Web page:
But I also think that women in power will take fewer risks than men in similar situations. Witness, Angela Merkel, Madeleine Albright, Queen Noor of Jordan, Margaret Thatcher, Sheikha Moza of Qatar, Sonia Gandhi. The way they came to power is varied. Some earned it; some gained it through marriage; and some were born to it. But none – so far, anyway – has sullied it.
In her book, Lean In, Sheryl Sandberg alludes to the fact that most women who are successful feel like “frauds”. Perhaps this is why so few of them trip up. They are so busy proving that they are worthy of success that the thought of throwing it all away is anathema to them.
In order to play with power, you have to feel entitled to it. Tiger Woods had God-given talent that “entitled” him to his success. Eliot Spitzer came to it from a political family and felt like an entitled crusader against Wall Street. Even Rajat Gupta and Phaneesh Murthy, who came from more modest circumstances, had been in top positions for long enough to feel entitled to perks.
Perhaps women don’t feel similarly entitled. It may cause them to back off from the conference tables in the board room; it may cause them not to lean in. But it does not cause them to throw it all away for the sake of a fling or a gamble.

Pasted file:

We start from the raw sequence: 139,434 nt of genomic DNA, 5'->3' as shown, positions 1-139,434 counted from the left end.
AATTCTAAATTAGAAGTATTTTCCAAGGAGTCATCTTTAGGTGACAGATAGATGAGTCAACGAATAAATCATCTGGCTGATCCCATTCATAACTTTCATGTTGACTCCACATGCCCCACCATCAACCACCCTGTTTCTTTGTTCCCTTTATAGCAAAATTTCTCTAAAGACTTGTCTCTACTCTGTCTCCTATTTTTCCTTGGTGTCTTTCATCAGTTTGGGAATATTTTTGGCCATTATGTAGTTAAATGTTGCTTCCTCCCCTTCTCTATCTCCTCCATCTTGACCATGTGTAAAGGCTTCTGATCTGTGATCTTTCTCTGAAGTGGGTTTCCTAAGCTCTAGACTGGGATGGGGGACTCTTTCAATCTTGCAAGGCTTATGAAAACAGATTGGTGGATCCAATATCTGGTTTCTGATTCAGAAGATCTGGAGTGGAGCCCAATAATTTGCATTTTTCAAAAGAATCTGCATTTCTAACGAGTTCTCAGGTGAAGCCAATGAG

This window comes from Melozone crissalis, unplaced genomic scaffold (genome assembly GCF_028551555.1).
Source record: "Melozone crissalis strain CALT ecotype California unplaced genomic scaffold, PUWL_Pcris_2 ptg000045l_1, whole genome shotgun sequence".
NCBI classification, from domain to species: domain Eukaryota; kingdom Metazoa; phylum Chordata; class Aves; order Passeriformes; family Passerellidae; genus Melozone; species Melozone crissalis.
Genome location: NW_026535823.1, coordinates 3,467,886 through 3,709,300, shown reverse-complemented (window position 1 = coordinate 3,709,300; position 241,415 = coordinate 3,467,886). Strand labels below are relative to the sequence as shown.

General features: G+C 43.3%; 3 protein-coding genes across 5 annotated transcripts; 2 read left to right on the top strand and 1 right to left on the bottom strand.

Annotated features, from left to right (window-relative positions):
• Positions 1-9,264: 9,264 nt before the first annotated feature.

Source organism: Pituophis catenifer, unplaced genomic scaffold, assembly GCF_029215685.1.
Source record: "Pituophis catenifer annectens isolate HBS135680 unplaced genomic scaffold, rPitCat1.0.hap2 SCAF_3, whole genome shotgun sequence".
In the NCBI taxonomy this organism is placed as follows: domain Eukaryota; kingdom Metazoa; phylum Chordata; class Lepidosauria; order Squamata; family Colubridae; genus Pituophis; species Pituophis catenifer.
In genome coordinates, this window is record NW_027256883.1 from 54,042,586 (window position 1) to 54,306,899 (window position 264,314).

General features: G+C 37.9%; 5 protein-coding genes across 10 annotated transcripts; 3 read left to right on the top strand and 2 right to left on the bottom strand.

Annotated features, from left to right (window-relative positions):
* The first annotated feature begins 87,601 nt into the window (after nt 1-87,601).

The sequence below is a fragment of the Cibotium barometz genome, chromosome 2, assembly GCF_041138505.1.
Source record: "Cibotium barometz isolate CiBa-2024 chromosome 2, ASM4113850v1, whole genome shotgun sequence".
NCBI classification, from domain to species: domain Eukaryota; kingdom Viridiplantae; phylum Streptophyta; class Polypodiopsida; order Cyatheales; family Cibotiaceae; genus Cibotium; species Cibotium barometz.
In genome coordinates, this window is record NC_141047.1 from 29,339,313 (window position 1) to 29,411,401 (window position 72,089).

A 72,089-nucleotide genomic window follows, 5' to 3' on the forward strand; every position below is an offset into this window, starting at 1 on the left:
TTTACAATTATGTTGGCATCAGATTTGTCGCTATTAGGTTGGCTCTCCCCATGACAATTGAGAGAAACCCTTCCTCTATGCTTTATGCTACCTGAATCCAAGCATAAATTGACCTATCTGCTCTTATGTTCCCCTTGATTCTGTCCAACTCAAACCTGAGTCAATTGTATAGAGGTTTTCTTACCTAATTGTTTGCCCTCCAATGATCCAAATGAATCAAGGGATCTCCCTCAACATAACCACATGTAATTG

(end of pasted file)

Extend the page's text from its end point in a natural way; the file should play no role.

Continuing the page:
Shoba Narayan is the author of Return to India.
DaNoosh is back!
Women are equally corrupt. From Kaikeyi to Manthara to Cleopatra to Delilah to .. the Wicked Witch of the West, women will use every womanly wile to secure their objective. Women in power you have quoted Sonia Gandhi but not Indira Gandhi or Jayalalitha or Mayawati or Imelda Marcos or Mary of Scots.. you’re right they have not sullied they have destroyed the reputation of their office itself. Verdict on Sonia Gandhi is not in yet – but someone who stands by and lets huge crap like 3G etc go on is surely not doodh-ki-dhuli. Let’s also not forget behind the Rajaratnam scandal there was also a Danielle Chiesi (famous slut-to-success icon) and behind Eliot Spitzer there was a Madam Davis who masked the supply of women. Every prostitution house has a madam in charge of procuring, “breaking in” and then brokering younger women for money. What can be said about such women … who instead of getting out of the profession still remain in it and lure young girls into a life of disease and disrepute. Women, clean up corruption in your own gender before anything else.
Corruption is universal whether it is the havaldar who lets you off or a madam who gets you off.
I thought of Indira Gandhi and the emergency, DaNoosh. But don’t know enough about it. I am not talking about slut-to-success (God I hate that phrase). I am talking of traditional misuse of power a la Jayalalithaa. That takes balls, excuse the expression. Do women in power have that?